hronic diseases and conditions are on the rise worldwide. An ageing population, an expansion in the urban middle class and the lifestyle changes urbanisation brings are contributing to chronic diseases, the leading cause of death around the world.
According to Singapore’s Ministry of Health, cancer, pneumonia, Ischaemic heart diseases and stroke are the top four causes of death, while hyperlipidemia, hypertension, diabetes and acute upper respiratory tract infection are among the top four conditions for polyclinic visits.
Given the importance of health to our well-being, the ISO has dedicated significant resources towards developing standards on health. In its extensive standards’ portfolio are more than 1,300 international standards covering the broad spectrum on health, from public health and medical devices to health informatics and traditional medicine. More are being developed.
How can standards on health possibly benefit us, you may wonder?
For the industry, health standards ensure consistency. Healthcare providers, national governments and manufacturers benefit from not having to comply with multiple specifications and requirements for different markets.
For consumers, ISO standards can safeguard consumer interests by ensuring good quality care and safe and reliable products and services.
At a time of escalating healthcare costs, the ISO is developing a new series of standards targeted at helping organisations reduce the costs of health facilities.
Said Lee Webster, secretary of ISO/TC 304, a healthcare organisation management, “Healthcare organisations account for around 10% to 20% of the world’s GDP, and the lack of standardisation in their organisation management practices means there is room for improvement, particularly across international boundaries.
“A new series of standards in development will help to reduce waste, improve data transparency and improve interdisciplinary cooperation, resulting in better healthcare at lower costs. What’s more, recent research suggests patient satisfaction and outcomes are also improved in well-managed healthcare environments. So everyone wins.”
ISO 45001 – Game Changer for Millions of Workers
One of the most anticipated standards, the ISO 45001:2018, Occupational Health and Safety (OH&S) management systems was published in March 2018. As the world’s first international standard dealing with health and safety at work, it is designed to help organisations of all sizes and industries reduce workplace injuries and illnesses around the world.
Based on 2017 calculations by the International Labour Organisation (ILO), 2.78 million workers a year or almost 7,700 persons a day die from work-related diseases or injuries. Another 374 million suffer non-fatal work-related injuries and illnesses, many of these resulting in extended absences from work.
The ISO 45001 hopes to change that. It provides governmental agencies, industry and other affected stakeholders with effective, useable guidance for improving worker safety in countries around the world. By means of an easy-to-use framework, it can be applied to both captive and partner factories and production facilities, regardless of their location.
David Smith, chair of project committee ISO/PC 283 that developed the ISO 45001, believes the new standard will be a real game changer for millions of workers: “It is hoped that ISO 45001 will lead to a major transformation in workplace practices and reduce the tragic toll of work-related accidents and illnesses across the globe.”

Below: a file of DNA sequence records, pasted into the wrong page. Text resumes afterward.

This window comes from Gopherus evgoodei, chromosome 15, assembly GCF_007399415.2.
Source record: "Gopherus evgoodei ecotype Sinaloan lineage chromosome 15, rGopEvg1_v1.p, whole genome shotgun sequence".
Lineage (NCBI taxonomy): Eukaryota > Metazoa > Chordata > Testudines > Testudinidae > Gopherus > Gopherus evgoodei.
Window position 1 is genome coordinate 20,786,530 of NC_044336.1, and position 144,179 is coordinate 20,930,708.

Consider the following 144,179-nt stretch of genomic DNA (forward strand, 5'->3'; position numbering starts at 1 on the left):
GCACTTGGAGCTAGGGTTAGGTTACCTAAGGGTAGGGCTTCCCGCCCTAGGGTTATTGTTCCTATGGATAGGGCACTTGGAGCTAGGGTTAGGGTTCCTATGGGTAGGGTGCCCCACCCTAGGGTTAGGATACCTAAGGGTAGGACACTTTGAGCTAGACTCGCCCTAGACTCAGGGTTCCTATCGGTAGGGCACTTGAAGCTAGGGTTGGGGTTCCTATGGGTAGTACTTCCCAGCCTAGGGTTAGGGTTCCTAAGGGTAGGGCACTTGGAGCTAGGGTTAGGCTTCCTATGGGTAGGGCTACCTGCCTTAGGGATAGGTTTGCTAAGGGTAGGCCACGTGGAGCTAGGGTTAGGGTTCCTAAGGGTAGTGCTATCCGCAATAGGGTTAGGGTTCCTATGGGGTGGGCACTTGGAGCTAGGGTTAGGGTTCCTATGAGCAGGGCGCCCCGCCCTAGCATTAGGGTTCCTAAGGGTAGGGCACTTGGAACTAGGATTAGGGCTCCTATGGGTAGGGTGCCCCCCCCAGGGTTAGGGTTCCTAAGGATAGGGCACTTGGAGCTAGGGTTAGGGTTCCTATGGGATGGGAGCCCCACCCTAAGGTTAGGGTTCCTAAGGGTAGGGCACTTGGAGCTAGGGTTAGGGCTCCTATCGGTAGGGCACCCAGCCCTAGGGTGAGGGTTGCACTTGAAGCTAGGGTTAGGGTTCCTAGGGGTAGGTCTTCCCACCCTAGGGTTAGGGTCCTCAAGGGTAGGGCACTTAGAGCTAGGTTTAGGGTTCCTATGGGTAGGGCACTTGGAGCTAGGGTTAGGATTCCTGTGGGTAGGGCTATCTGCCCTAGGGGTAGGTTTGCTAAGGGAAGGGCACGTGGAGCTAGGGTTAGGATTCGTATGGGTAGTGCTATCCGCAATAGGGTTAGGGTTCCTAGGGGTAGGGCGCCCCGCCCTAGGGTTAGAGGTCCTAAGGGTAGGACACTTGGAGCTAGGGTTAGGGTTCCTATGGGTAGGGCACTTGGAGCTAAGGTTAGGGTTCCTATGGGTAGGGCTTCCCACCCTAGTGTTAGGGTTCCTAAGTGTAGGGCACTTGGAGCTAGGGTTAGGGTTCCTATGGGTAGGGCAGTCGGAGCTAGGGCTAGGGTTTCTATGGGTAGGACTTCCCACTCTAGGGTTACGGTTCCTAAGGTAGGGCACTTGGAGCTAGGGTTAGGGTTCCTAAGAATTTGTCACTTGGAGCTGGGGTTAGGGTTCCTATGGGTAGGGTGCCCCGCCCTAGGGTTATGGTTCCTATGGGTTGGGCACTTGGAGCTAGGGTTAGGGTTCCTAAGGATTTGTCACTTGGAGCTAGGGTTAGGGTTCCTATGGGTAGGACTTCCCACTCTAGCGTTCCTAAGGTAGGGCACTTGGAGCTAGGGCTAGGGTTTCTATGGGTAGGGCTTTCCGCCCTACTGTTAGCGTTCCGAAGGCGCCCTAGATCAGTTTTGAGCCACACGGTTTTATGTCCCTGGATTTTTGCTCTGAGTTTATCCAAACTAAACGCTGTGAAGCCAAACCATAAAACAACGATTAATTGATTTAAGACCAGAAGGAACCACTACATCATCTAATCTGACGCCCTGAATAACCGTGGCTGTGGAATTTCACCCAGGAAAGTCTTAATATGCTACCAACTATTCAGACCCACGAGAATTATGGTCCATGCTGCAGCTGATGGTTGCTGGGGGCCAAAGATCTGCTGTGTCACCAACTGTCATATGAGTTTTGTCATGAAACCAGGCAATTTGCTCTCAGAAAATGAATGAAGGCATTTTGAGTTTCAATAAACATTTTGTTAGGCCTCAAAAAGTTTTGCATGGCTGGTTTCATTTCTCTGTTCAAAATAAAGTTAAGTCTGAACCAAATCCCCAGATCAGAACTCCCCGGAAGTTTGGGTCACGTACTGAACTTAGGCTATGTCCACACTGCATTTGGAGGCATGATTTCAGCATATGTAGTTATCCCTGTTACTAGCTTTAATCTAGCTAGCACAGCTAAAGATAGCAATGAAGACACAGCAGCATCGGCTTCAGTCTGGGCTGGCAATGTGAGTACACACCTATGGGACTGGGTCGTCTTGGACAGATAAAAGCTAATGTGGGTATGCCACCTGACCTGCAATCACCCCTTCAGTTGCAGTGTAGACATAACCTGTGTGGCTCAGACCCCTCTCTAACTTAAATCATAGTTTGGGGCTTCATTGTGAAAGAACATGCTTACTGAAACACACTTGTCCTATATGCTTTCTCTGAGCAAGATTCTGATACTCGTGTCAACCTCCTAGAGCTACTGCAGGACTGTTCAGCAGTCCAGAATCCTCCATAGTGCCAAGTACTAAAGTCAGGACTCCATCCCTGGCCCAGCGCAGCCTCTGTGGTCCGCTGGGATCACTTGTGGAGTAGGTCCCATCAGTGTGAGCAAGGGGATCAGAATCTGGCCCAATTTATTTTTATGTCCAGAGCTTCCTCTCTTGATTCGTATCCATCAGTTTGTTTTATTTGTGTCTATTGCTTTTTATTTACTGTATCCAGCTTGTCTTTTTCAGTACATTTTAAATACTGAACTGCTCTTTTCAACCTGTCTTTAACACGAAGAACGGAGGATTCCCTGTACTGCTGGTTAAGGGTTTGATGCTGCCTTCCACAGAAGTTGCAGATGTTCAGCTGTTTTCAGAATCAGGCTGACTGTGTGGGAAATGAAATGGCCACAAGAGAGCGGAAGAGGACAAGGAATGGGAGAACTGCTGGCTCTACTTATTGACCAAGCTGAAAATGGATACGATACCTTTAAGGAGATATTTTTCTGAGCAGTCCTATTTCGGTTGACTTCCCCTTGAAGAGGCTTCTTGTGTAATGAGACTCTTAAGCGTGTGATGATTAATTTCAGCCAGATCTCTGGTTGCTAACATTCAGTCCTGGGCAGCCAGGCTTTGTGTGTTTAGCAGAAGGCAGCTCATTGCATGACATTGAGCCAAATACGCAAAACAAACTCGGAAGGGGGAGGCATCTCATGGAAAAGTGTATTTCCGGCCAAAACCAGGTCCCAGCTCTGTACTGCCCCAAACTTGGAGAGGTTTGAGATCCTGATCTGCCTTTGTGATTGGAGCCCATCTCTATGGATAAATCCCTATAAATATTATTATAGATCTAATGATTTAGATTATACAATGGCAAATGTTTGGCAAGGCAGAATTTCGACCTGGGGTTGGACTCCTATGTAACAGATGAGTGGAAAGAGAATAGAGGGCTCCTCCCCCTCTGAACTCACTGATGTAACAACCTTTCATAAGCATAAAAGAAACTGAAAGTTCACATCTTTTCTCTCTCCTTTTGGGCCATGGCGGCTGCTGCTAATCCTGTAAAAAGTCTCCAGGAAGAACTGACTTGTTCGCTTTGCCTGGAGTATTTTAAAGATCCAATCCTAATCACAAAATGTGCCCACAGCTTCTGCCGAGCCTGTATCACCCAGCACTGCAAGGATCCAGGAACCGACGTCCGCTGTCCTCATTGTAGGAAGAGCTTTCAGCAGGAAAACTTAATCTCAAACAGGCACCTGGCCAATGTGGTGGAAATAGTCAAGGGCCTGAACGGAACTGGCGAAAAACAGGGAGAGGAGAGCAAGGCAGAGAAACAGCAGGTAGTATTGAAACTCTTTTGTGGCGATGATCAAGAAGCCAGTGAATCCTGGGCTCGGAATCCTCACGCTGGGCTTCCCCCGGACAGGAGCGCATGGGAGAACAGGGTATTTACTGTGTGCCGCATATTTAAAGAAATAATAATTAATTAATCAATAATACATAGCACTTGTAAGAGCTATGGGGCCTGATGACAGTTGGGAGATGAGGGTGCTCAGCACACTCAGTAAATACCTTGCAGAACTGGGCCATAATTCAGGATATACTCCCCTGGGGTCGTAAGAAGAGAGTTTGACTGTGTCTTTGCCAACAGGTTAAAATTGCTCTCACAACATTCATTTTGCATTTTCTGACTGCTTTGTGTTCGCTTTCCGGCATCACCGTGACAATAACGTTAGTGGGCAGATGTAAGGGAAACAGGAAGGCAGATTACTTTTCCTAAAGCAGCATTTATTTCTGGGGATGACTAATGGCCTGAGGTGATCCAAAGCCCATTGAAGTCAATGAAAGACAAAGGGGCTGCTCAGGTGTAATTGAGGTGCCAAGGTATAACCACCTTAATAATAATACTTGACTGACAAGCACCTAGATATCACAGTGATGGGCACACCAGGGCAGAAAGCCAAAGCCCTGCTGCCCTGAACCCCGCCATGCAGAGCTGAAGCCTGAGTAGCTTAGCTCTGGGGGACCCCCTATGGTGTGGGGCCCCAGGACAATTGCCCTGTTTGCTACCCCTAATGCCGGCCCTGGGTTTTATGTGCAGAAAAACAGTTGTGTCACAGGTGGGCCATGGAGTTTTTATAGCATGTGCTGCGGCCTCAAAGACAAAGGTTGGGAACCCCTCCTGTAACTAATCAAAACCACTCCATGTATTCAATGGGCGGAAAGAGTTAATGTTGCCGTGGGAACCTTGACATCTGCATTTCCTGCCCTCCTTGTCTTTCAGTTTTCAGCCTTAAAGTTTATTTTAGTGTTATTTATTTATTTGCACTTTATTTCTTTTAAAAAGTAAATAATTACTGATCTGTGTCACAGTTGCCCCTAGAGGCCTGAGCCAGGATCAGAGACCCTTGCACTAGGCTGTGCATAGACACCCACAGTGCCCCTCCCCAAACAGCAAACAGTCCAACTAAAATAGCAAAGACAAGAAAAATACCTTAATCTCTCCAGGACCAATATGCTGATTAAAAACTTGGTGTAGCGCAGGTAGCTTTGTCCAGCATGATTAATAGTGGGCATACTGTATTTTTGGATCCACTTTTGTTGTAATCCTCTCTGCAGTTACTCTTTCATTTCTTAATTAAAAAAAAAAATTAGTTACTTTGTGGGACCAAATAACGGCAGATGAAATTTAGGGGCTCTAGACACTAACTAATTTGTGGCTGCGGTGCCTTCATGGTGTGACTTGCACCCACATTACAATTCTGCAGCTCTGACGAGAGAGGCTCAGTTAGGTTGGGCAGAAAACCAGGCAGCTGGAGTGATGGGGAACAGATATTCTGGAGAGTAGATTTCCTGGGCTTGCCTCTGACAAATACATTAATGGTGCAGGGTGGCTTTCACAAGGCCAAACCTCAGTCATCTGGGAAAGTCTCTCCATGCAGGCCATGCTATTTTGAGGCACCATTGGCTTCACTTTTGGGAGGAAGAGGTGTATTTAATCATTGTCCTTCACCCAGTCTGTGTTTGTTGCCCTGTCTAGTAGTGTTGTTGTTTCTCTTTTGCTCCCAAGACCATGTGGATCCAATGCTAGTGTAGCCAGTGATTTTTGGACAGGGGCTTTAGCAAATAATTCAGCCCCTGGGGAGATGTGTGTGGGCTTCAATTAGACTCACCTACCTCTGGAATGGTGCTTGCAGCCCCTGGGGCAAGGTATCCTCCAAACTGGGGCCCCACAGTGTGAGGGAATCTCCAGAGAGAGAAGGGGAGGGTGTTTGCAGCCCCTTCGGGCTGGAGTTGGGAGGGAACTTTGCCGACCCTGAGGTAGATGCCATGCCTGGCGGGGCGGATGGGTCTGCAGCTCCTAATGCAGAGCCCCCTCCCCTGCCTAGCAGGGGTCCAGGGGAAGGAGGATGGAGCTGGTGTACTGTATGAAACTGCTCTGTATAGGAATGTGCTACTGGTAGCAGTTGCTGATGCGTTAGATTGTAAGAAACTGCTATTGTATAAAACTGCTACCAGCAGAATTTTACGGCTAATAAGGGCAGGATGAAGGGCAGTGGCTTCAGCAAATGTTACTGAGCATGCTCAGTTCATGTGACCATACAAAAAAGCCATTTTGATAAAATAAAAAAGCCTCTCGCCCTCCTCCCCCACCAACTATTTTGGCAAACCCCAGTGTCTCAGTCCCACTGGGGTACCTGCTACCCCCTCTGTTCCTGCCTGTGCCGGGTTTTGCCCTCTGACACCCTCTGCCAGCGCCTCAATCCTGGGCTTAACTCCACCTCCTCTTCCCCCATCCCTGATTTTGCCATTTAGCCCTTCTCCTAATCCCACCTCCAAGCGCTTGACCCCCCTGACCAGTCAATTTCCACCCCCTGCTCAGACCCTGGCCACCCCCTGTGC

More than 70 countries were directly involved in the development of this important document, with the British Standards Institution serving as the committee secretariat.
While it draws on OHSAS 18001 – the British Standard which served as the former benchmark for OH&S – the ISO 45001 is said to be a new and distinct standard, not a revision or an update.
What are the major differences between OHSAS 18001 and ISO 45001?
“There are many differences, but the main change is that ISO 45001 concentrates on the interaction between an organisation and its business environment while OHSAS 18001 was focused on managing OH&S hazards and other internal issues,” Kristian Glaesel, convenor of the ISO/PC 283 working group, and Charles Corrie, secretary of ISO/PC 283, Occupational Health and Safety management systems, wrote in response to queries by ISO magazine, the ISO Focus.
The standards also diverge in many other ways:
• ISO 45001 is process-based – OHSAS 18001 is procedure-based
• ISO 45001 is dynamic in all clauses – OHSAS 18001 is not
• ISO 45001 considers both risks and opportunities – OHSAS 18001 deals exclusively with risks
• ISO 45001 includes the views of interested parties – OHSAS 18001 does not
“These points represent a significant shift in the way health and safety management is perceived. OH&S is no longer treated as a ‘stand alone’, but must be viewed within the perspective of running a sound and sustainable organisation. That being said, although the two standards differ in their approach, a management system established in accordance with OHSAS 18001 will be a solid platform for migrating to ISO 45001,”
Mr Glaesel and Mr Corrie added.
Companies with the OHSAS 18001 certification are given three years to migrate to the new standard. The International Accreditation Forum has developed the migration requirements to help certified organisations, certification bodies, accreditation bodies and other interested parties prepare for the switch.